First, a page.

Back-Ups: A Defensive Tool
Attackers appear to have a continued focus of revenue generation. The attack methodology has evolved from the simple disruption or website defacing for community skill acknowledgement to a more defined, distinct business model. The type of target does not appear to be a matter of significant degree, more so the end goal. Recent breaches have included the Hollywood Presbyterian Medical Center in CA, who had to use paper for the medical records until their ransom was paid ($17k) and a decrypt key was provided. A hospital in the UK was forced to turn away patients and reschedule appointments and procedures. A university in the US also had student files and medical records compromised.
In January 2017, the Los Angeles Valley College (LAVC) as a victim of ransomware and paid the fee. This was an unfortunate event with the college paying $28k in Bitcoins for the decrypt key. In the case if LAVC were not to have paid in a timely manner, all of the affected files and data would have been deleted.
The attack itself was detected with a few hours of the infection, which was still too late for the IT staff to defend the critical files. The curious aspect of this attack was the files and data were located on multiple servers. This acted to only further exasperate the situation. The ransomware, predictably, that took control of the data and other services was also not accessible.
This attack, although significant and devastating, affected many different systems. These included financial aid, email systems, voicemail systems, and the internet system 1,800 students and staff was locked out of. The affected systems were paramount not only to administrative functions and procedures, but also the students.
LAVC had a deadline to comply with. As noted, if this was not followed, the data would have been a significant detriment. The timing was also an issue. The students were returning from spring break and required access to these systems. This highlights an aspect only marginally researched previously-time as a leveraging tool for the attackers. In other instances, time was an issue. For instance, with the other breaches at hospitals, time was an issue to the ongoing inconvenience. With this instance, time was more of a factor with the student’s imminent return.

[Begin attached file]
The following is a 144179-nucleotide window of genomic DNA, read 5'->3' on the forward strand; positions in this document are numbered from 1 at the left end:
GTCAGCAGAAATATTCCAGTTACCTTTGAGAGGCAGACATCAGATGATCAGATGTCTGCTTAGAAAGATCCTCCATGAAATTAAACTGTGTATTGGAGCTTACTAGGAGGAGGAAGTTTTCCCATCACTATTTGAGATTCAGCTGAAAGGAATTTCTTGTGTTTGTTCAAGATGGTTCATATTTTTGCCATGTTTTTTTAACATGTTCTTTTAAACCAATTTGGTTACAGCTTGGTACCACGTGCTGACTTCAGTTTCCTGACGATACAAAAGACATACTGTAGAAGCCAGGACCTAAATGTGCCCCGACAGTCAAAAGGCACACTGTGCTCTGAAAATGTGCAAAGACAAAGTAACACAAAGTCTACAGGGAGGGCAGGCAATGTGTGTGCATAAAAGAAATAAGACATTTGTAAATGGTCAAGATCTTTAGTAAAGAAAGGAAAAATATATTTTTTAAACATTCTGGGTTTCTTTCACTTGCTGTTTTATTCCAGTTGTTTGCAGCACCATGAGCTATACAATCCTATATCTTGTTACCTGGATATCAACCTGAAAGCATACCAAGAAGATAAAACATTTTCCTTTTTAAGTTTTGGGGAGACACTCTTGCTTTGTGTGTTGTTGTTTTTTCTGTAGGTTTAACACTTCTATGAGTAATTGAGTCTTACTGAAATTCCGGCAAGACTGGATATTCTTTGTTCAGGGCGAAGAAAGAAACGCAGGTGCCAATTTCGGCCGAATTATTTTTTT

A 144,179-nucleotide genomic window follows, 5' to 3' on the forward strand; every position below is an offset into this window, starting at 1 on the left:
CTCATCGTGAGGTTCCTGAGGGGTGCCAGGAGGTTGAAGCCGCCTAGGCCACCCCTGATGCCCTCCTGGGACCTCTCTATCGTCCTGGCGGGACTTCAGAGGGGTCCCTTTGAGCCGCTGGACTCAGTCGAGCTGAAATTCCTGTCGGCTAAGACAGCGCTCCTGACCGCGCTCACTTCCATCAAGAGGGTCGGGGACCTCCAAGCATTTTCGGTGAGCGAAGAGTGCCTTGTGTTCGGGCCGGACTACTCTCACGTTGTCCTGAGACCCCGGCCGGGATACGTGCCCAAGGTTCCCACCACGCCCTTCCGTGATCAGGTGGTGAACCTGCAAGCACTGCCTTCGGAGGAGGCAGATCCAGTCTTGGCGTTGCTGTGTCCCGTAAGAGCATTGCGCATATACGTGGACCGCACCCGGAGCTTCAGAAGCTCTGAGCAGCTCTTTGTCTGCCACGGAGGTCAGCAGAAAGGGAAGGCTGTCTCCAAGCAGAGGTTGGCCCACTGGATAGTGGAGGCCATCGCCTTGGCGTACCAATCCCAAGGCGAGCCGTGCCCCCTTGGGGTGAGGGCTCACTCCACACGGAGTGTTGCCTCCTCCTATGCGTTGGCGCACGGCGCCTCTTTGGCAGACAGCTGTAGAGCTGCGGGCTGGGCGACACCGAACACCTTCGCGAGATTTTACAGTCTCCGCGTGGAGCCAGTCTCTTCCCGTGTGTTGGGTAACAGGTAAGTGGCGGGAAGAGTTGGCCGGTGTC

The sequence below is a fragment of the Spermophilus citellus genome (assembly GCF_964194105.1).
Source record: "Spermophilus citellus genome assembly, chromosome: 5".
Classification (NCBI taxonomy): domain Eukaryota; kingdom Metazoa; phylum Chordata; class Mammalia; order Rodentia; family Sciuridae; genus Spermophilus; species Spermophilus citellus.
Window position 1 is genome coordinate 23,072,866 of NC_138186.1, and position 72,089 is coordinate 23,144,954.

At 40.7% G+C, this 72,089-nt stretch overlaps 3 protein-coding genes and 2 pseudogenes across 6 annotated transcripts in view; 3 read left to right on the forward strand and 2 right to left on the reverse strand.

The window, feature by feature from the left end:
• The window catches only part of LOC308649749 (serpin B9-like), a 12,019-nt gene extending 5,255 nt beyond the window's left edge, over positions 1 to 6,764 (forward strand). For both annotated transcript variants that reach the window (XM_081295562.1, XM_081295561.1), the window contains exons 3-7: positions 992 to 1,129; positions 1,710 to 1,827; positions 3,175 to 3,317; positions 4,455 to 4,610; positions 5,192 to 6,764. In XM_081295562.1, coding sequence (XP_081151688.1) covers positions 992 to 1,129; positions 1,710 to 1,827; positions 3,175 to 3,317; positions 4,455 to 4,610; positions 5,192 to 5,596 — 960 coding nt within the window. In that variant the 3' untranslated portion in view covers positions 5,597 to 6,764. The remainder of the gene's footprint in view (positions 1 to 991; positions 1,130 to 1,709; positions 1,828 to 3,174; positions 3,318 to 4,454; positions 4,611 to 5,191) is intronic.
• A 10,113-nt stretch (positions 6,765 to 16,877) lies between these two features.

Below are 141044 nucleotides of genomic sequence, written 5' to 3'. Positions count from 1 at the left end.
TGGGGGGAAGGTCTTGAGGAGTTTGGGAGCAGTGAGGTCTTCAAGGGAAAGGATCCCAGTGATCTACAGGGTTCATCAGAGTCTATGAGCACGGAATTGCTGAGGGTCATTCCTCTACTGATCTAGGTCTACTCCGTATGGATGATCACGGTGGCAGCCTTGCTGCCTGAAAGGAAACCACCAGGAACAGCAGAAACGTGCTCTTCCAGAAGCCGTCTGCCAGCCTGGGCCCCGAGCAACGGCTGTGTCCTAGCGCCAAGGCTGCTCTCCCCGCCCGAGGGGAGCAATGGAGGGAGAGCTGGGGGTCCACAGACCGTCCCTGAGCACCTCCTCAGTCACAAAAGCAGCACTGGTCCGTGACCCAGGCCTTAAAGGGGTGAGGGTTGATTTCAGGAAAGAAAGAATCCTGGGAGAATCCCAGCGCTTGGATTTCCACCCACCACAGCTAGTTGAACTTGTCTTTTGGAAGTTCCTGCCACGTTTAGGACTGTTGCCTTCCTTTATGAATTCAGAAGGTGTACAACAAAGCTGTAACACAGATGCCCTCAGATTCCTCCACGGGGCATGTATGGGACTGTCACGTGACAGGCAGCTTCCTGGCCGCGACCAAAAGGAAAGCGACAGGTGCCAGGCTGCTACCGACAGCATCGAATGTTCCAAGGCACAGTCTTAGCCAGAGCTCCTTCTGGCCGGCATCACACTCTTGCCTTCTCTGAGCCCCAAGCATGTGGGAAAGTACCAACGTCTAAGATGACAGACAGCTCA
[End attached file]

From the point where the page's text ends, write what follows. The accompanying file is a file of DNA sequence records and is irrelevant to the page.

Generally, if at all possible, the recommended strategy has been to not pay the ransom for a variety of reasons, all viable. A completely viable strategy for the defensive posture has been to utilize back-ups. With a full back-up or dedup in place, ransomware, although traumatic for some and for most a massive headache, is an attack that is completely defendable. Without a diligent back-up process in place and being followed, there is a rather substantial potential for an issue.
In this case the back-ups were not done appropriately. In this case, these were not usable. LAVC consulted with their third party cybersecurity team regarding the incident and steps to follow. The team advised LAVC to pay the ransom for the decrypt key based on their analysis. Post-ransomware payment, the key was provided and decryption process started. This is fine and the payment enticed the attackers to provide the decrypt key, however does shed the light on the importance of diligent, verified back-ups for the entity.
Ashford, W. (2017, January 12). US college admits paying $28,000 ransom to cyber attackers. Retrieved from http://www.computerweekly.com/news/450410825/LA-college-admits-payming-28000-ransom-to-cyber-attackers
Dunn, J.E. (2017, January 10). US college pays $28,000 to get files back after ransomware attack. Retrieved from https://nakedsecurity.sophos.com/2017/01/10/us-college-pays-28000-to-get-files-back-after-ransomware-attack/
Kumar, M. (2017, January 10). Los Angeles college pays hackers $28,000 ransom to get its files back. Retrieved from http://thehackernews.com/2017/01/ransomware-malware-attack.html
Rocha, V. (2017, January 11). Los Angeles college pays $28,000 in bitcoin ransom to hackers. Retrieved from http://www.latimes.com/local/lanow/la-me-in-los-angeles-valley-college-hacking-bitcoin-ransom-201701111-story.html
About the Author - Charles Parker, II has been working in the info sec field for over a decade, performing pen tests, vulnerability assessments, consulting with small- to medium-sized businesses to mitigate and remediate their issues, and preparing IT and info sec policies and procedures. Mr. Parker’s background includes work in the banking, medical, automotive, and staffing industries.